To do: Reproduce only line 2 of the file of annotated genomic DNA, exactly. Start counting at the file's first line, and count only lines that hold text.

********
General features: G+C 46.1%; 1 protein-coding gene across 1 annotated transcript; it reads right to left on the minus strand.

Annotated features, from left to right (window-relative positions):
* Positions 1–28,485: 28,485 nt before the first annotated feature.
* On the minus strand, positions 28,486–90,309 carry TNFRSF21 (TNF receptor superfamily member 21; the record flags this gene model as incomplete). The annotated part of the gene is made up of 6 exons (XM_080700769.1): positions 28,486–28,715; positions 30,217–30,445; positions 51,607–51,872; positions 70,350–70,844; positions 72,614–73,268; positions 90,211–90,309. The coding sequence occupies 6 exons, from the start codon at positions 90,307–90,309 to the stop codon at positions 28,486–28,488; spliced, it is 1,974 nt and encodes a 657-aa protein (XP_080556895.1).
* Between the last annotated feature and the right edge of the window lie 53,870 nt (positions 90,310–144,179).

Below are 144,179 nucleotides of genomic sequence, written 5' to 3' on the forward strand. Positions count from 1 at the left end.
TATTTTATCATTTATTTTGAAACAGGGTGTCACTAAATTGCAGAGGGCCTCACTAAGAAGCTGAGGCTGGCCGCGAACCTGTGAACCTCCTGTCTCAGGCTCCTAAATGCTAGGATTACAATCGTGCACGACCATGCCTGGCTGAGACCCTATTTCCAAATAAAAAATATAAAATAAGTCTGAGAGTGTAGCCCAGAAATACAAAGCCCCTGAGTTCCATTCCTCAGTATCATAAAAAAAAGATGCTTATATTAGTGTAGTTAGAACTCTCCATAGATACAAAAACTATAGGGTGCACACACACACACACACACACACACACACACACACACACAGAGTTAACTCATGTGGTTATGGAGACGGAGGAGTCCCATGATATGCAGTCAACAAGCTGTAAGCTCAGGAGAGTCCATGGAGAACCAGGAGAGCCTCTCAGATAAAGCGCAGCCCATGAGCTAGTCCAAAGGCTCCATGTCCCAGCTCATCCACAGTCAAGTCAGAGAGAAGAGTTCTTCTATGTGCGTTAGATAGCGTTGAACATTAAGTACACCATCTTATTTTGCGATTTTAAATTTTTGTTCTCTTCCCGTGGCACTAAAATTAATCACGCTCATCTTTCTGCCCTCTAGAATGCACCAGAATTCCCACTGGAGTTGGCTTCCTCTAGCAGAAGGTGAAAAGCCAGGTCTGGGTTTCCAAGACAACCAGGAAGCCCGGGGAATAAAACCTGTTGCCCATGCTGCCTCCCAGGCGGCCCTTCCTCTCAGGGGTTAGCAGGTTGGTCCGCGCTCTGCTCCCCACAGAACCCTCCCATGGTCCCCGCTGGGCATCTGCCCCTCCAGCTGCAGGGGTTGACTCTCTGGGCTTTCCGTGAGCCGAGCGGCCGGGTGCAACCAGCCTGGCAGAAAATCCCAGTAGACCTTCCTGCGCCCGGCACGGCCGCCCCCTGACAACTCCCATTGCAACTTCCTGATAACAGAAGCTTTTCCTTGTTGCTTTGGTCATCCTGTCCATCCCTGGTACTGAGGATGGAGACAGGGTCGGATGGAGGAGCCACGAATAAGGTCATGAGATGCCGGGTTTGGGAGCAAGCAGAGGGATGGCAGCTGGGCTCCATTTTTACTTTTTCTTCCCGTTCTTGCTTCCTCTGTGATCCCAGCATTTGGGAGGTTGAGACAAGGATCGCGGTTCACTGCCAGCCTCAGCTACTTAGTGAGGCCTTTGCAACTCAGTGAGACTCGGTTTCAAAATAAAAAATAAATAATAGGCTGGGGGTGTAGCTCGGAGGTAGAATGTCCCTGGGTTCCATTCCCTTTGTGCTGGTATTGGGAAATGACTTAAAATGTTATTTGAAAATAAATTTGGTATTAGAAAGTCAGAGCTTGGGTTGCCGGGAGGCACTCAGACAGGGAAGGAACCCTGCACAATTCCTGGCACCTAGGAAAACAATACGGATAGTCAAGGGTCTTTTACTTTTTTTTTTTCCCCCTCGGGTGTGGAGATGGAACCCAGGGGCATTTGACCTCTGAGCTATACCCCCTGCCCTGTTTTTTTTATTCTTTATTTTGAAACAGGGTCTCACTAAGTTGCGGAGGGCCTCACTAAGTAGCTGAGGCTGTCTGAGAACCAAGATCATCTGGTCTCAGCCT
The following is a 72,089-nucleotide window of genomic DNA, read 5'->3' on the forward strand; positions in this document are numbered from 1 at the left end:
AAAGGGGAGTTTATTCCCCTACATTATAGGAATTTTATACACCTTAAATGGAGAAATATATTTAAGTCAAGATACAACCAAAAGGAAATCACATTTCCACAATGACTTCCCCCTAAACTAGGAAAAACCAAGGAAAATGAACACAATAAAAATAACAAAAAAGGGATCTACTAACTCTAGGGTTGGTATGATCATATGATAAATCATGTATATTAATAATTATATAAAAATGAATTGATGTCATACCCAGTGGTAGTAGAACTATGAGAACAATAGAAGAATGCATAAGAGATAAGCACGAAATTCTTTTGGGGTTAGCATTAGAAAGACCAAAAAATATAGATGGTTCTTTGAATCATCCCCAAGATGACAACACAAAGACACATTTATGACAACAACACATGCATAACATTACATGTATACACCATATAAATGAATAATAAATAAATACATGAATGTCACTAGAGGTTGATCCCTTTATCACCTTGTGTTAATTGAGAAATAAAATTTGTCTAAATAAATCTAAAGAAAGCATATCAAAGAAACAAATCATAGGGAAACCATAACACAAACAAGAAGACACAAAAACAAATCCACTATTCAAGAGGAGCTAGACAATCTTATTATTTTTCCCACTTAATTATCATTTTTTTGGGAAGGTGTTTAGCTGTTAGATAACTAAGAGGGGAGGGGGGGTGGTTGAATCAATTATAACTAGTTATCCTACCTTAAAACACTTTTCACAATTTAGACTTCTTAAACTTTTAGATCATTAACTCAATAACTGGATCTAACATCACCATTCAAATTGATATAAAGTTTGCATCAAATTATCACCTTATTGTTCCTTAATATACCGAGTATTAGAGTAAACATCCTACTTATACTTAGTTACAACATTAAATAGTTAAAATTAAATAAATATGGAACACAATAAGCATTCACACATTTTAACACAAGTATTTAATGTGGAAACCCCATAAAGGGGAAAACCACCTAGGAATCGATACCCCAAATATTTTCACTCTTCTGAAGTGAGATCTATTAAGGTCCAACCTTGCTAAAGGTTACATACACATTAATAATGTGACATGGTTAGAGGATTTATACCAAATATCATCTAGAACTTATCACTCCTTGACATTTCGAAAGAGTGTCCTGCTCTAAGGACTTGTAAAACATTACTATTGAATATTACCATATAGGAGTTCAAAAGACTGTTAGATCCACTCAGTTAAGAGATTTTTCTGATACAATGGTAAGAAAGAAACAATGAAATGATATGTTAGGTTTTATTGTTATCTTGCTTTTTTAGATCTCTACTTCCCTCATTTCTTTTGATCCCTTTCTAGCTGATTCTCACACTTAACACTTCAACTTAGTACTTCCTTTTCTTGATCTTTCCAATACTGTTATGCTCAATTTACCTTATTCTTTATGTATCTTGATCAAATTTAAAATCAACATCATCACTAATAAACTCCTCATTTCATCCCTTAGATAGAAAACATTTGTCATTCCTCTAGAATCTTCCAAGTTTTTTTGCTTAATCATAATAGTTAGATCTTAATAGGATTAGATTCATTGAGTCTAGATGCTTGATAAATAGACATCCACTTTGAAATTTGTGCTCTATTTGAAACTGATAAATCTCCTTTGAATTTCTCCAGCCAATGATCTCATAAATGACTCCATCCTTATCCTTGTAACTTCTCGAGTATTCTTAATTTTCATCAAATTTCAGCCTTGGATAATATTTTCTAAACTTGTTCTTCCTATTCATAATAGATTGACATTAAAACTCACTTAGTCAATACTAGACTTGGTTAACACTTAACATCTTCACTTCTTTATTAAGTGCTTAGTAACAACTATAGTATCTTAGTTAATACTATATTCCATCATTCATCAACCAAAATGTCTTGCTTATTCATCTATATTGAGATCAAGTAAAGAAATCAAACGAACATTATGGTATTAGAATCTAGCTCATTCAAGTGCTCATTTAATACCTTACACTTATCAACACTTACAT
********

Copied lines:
Annotated features, from left to right (window-relative positions):